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Democracy is dead? Who says?

Thu 2013-May-9 @ MYT 09:30:27 am
Really?

Really?

IF democracy is truly dead in Malaysia, you wouldn’t be attending public rallies and carrying protest posters and banners, wearing T-shirts of funny colours, you wouldn’t be circulating news, rumours, insults and jokes on Facebook and Twitter, and you wouldn’t have Harakah or Rocket – or even the Sun, Sinar Harian, Malaysiakini, Malaysia Today, Malaysian Insider or Malaysia Chronicle.And if democracy is dead, there would have been no elections. And if there had not been any elections you wouldn’t have been angry at being cheated, angry enough to say Democracy Is Dead. The fact that you can say it shows that democracy is not dead. Sorry to disappoint you.
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And similarly with the fact that maybe you were at Kelana Jaya last night. If you weren’t, you could have gone, just as you could go to the forthcoming rally in Penang on Saturday night.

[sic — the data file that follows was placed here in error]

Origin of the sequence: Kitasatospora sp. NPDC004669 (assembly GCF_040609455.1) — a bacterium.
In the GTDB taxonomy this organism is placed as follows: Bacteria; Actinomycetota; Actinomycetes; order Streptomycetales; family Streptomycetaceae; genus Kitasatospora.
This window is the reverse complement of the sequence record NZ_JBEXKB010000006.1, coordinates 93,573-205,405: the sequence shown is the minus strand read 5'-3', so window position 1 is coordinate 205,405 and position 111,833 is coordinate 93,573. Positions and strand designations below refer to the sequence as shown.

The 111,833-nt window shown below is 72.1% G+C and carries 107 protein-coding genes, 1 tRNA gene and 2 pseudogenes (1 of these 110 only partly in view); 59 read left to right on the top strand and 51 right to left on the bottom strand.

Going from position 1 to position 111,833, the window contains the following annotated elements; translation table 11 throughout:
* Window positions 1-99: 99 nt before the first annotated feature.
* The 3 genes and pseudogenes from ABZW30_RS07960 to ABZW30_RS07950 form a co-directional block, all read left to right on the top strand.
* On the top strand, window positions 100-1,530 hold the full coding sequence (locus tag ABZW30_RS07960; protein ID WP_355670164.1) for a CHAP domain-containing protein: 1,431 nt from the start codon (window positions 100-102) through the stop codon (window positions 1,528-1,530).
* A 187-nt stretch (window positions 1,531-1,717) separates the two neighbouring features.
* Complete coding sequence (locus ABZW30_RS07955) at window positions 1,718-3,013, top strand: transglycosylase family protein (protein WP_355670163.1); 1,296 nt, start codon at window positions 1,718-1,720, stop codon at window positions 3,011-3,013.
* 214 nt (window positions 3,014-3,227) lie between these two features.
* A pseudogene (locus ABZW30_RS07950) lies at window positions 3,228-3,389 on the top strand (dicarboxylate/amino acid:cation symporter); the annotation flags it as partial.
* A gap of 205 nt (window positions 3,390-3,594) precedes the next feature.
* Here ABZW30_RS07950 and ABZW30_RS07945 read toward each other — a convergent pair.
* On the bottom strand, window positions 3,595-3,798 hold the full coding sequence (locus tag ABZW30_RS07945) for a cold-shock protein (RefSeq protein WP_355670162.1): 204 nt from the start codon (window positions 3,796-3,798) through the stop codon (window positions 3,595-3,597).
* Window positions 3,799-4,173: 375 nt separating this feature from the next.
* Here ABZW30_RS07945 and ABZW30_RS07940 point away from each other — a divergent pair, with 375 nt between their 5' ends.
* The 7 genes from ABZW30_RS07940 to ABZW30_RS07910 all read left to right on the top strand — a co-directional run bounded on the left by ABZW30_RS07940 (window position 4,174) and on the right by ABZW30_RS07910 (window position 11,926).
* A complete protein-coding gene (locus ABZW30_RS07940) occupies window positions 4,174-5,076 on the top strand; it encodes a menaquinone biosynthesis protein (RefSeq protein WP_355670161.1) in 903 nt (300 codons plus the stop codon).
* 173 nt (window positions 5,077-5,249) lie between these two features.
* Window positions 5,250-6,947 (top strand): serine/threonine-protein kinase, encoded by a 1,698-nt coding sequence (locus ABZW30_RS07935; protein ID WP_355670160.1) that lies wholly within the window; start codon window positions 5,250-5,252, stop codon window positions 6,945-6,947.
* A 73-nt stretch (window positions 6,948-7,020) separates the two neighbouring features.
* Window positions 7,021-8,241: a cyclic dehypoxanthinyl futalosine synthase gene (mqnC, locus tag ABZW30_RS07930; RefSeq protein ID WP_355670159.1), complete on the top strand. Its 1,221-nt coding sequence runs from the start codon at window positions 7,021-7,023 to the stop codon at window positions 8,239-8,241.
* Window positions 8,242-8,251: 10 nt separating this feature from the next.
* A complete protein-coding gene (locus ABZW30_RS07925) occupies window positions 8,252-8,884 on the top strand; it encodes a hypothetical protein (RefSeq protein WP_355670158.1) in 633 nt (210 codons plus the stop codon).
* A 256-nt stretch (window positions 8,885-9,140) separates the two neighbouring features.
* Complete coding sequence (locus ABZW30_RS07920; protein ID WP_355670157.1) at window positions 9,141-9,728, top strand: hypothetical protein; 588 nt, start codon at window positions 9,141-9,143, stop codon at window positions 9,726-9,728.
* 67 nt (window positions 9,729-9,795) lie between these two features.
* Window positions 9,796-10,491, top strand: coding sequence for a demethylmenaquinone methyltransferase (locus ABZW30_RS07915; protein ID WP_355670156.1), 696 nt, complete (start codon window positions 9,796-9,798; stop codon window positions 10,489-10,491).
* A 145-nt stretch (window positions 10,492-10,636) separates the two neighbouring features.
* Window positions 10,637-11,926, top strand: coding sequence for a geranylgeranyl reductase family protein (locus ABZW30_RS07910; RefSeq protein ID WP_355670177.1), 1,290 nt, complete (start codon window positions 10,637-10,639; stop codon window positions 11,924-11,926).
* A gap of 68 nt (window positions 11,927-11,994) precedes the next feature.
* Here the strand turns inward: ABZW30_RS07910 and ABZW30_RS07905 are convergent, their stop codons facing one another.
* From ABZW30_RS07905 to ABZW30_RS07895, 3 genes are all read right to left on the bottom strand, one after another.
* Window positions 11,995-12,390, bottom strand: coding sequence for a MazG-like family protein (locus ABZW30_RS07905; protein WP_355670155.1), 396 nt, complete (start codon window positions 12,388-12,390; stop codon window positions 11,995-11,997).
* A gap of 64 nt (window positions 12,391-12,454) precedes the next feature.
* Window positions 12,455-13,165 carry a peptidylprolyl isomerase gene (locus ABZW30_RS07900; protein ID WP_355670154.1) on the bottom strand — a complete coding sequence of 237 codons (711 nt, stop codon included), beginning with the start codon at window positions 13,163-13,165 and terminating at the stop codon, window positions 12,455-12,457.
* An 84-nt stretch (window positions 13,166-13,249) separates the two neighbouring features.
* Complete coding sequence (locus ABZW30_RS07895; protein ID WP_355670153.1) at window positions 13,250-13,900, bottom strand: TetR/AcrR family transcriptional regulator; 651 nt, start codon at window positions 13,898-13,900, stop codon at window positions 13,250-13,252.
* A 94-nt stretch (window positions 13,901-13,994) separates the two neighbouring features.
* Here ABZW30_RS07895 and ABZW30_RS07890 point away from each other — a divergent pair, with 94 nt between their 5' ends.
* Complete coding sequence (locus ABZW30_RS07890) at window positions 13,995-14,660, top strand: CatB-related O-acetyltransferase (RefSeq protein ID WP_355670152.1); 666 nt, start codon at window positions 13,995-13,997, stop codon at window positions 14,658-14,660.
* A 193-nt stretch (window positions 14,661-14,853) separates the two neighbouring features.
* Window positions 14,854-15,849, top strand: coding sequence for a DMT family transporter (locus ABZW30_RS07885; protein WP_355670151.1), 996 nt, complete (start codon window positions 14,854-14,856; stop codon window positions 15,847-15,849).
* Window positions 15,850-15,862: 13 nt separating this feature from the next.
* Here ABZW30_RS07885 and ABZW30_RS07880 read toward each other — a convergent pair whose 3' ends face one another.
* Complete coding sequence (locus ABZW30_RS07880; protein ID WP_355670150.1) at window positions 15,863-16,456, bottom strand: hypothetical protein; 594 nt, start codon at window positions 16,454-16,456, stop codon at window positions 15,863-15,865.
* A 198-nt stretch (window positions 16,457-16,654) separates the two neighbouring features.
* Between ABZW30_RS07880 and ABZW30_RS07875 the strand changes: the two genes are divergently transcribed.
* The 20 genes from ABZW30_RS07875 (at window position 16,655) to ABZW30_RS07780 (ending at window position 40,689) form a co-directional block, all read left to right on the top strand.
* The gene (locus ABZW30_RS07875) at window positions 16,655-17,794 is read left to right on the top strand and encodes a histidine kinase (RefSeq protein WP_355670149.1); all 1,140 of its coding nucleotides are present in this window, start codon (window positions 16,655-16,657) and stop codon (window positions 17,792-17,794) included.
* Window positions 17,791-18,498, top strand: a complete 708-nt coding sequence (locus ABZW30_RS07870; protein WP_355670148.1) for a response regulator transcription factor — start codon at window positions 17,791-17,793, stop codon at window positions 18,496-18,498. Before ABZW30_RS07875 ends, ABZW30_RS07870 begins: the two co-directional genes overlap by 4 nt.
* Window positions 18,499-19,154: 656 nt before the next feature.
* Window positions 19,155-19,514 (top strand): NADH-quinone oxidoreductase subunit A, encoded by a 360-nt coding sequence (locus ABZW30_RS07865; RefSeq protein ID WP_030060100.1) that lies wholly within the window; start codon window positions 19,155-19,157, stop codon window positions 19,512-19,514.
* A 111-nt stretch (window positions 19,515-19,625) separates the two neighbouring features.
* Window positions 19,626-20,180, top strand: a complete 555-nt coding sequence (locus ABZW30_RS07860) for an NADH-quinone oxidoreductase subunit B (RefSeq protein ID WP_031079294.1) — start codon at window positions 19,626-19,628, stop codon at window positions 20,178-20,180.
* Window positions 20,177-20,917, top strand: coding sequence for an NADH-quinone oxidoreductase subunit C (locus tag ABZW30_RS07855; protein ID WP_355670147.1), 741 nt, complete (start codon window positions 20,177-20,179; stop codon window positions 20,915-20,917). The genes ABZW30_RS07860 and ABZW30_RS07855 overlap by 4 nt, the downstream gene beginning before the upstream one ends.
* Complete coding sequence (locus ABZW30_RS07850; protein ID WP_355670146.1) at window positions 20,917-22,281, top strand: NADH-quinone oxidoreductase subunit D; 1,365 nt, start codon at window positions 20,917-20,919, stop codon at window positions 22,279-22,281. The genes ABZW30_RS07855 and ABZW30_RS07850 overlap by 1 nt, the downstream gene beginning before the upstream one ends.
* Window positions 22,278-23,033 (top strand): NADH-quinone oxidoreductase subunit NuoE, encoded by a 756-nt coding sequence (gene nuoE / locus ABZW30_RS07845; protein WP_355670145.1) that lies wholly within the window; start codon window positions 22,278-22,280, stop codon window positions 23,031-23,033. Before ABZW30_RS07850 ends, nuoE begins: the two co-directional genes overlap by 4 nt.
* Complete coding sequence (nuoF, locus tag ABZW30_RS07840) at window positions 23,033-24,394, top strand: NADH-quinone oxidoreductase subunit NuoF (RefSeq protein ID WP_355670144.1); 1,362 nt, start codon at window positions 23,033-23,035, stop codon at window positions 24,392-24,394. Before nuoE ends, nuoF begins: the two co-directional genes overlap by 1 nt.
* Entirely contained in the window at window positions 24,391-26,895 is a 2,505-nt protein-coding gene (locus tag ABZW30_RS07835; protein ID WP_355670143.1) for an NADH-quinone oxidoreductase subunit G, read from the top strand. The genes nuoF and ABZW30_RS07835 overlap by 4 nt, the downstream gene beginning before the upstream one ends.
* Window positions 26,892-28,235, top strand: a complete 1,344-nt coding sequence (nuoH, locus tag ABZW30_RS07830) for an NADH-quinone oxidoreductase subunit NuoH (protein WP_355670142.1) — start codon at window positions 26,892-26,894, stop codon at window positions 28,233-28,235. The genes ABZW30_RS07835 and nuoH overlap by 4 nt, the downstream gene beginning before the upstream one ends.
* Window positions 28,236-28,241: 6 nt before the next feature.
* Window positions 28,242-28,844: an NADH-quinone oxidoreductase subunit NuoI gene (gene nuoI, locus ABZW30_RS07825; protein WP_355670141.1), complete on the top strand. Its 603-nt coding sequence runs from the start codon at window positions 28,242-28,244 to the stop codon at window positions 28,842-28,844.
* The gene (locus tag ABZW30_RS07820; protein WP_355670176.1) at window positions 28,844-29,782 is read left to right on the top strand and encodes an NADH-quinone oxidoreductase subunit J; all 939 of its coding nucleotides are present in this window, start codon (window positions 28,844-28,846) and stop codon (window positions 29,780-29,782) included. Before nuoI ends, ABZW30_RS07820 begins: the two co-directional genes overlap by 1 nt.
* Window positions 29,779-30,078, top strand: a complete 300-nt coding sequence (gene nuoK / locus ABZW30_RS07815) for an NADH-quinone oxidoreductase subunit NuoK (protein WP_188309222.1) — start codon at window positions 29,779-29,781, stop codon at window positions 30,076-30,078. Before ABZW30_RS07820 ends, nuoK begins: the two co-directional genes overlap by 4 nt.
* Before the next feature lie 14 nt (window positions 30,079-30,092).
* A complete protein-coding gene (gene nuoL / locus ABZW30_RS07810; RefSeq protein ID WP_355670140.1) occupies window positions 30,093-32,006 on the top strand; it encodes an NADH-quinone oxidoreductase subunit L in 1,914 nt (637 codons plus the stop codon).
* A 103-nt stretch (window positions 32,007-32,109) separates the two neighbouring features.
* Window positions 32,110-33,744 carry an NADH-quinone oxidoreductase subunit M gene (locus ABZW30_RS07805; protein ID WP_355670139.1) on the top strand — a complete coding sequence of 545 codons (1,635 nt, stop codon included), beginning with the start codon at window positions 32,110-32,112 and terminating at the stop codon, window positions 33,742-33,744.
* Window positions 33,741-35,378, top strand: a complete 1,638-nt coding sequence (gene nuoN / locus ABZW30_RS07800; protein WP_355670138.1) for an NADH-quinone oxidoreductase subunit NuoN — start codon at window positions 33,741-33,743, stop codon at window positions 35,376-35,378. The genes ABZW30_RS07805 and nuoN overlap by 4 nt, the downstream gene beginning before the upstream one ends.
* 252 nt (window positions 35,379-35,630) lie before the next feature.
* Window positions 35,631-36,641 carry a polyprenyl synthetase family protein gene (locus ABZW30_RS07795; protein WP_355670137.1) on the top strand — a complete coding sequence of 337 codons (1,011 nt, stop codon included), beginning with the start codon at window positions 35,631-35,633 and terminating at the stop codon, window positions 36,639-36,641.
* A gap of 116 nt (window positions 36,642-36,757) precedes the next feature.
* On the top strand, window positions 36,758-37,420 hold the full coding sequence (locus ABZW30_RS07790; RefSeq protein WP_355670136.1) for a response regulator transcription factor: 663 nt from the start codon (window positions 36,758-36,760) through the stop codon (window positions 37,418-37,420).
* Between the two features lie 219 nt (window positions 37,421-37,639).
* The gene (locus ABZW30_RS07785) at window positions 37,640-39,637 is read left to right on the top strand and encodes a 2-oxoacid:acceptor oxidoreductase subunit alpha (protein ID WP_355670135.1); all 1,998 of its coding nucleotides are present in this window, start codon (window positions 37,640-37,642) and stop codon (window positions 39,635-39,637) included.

Where got dead?

Where got dead? Who says?

Where got dead? Who says?

So we do have some kind of democracy. A half-past six democracy. And we should be thankful we have even that much, because dead things cannot come to life again. For that you need a miracle. The last time it happened was more than 2,000 years ago. (There’s a book and several movies about it, you may have heard.)

But when something’s only half-dead, it can be rescued, revived, and nursed back to health. It doesn’t need a miracle. It only needs you — and a few others. Some banners or posters would help. Preferably not that one at the top.

A half-past-six democracy

A half-past-six democracy

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9 Comments
  1. Joe Black permalink
    Thu 2013-May-9 @ MYT 10:08:16 am 10:08

    Najib will Continue to live in his Delusional State of “I Love PM”….Whilst his Party UMNO Continues to be a Bystander.

    There is just No One in UMNO of any standing to challenge his mediocrity during the next UMNO General Assembly. This is the Reason why Pak Lah Declared that Najib was the best person to be PM even after the polls indicated Najib’s popularity rating was worse than his and lost more votes than himself.

    Mahathir? He’s Happy..He got What he Wanted. His Son is now MB for Kedah, having Leapfrogged Over everyone Else. He might decide to retreat for good from the scene after getting what he wanted. His boy should take heed of the saying though.. Be Careful of What You Wish For…..

    In the final analysis, Najib was Conned into believing that he could win with 2/3 Majority!! And those conmen made tons of money from the election campaign.